Faro, 24 Nov (Lusa) – Psychologist Paulo Sargento admitted in court today, during the fifth session of the trial of alleged aggressions against Leonor Cipriano, that the assistant in this process has psychopathic characteristics and a tendency towards suicide.

    The process of alleged aggressions against Leonor Cipriano by Polícia Judiciária (PJ) inspectors is related to the so-called “Joana case”, which dates back to the 12th of September 2004, the day when the little girl, aged eight, disappeared from the village of Figueira, Portimão, Algarve. 

    According to Paulo Sargento, an expert in forensics psychology and the person who was responsible for the report from the Institute for Forensics Medicine about Joana’s mother, which was carried out after the little girl’s disappearance, this document indicates that the assistant in this process is a person with “psychopathic” characteristics, “affective coldness”, “with traces of low socialisation”, with a “tendency to lie and fantasize”, with “traces of omnipresence” and who does “not respect other people’s wellbeing”, he said.

     The psychologist even said that Leonor Cipriano can be classified as an “aggressive” person, “without values”, “dissimulated” and who “is not concerned about the truth”.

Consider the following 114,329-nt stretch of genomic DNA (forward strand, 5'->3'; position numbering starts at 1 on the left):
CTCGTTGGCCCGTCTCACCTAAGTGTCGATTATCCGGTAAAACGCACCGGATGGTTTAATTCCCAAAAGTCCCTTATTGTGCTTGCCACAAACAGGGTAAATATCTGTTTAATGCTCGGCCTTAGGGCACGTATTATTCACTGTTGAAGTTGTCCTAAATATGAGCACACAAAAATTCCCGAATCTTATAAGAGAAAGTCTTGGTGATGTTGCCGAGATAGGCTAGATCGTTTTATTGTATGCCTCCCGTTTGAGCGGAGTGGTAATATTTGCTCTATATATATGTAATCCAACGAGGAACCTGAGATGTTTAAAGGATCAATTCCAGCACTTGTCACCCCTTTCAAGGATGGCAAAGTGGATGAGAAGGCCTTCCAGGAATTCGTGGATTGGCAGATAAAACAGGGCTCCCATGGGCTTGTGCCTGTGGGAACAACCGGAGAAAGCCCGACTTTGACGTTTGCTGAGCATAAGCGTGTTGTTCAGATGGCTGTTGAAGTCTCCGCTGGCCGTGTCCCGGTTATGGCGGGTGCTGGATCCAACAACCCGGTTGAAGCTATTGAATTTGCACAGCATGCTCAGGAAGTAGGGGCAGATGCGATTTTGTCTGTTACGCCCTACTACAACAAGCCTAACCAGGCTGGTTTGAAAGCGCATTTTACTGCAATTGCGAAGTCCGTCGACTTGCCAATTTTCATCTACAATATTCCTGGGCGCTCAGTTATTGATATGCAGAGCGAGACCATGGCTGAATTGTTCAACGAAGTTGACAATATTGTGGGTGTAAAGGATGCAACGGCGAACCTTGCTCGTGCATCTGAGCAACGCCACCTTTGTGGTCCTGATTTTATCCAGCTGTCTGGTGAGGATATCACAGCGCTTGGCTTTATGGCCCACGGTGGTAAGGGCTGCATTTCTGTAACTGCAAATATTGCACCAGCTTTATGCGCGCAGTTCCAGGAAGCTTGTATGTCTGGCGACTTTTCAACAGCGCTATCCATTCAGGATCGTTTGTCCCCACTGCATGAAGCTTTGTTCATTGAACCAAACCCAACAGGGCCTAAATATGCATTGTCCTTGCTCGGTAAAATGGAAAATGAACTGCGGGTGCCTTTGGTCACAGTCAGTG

During the trial session, the lawyer for arguido Gonçalo Amaral asked psychologist Paulo Sargento if a person with Leonor Cipriano’s characteristics “might try suicide or not”, which the expert answered to affirmatively and that Joana’s mother had a “tendency towards suicide”.

    Now another familiar name has turned up Paulo Sargento as the forensic/psychology expert.

  9. And Joana reported this back in 2008 about the other Torture case mentioned by Amnesty International

    http://joana-morais.blogspot.com/2008/11/torture-at-pj-in-court-this-week-jornal.html

    Three inspectors from the Polícia Judiciária go on trial the day after tomorrow, at the Court of Boa Hora, in Lisbon, over the crimes of torture and other cruel, degrading or inhuman treatment.

    The Lawyers’ Order – similarly to the case of Leonor Cipriano – which takes place in the Court of Faro – has also constituted itself as an assistant in this process.

    António Manuel Alves da Cunha, José Sanchez Diamantino dos Santos and Vítor Manuel Tavares de Almeida are the arguidos in this process, the facts having taken place in the year of 2000, according to the accusation.

    At that moment in time, the victim, Virgolino Borges, accused five inspectors – it was only possible to discover the identity of three of them – of torturing him during an interrogation to make him confess to a robbery.

    According to the accusation dispatch, the rail worker from Sintra was summoned to the Judiciária’s offices in Lisbon on the 2nd of March 2000, as a witness to a theft that had taken place in his work place, the CP [Portuguese railway company]. During the questioning and after having been made an arguido, Virgolino says that he “suffered a slap on his face”, was “handcuffed with his hands behind his back, forced to remain standing, and hit with a fist several times, namely in the stomach, kidneys and ribs area”.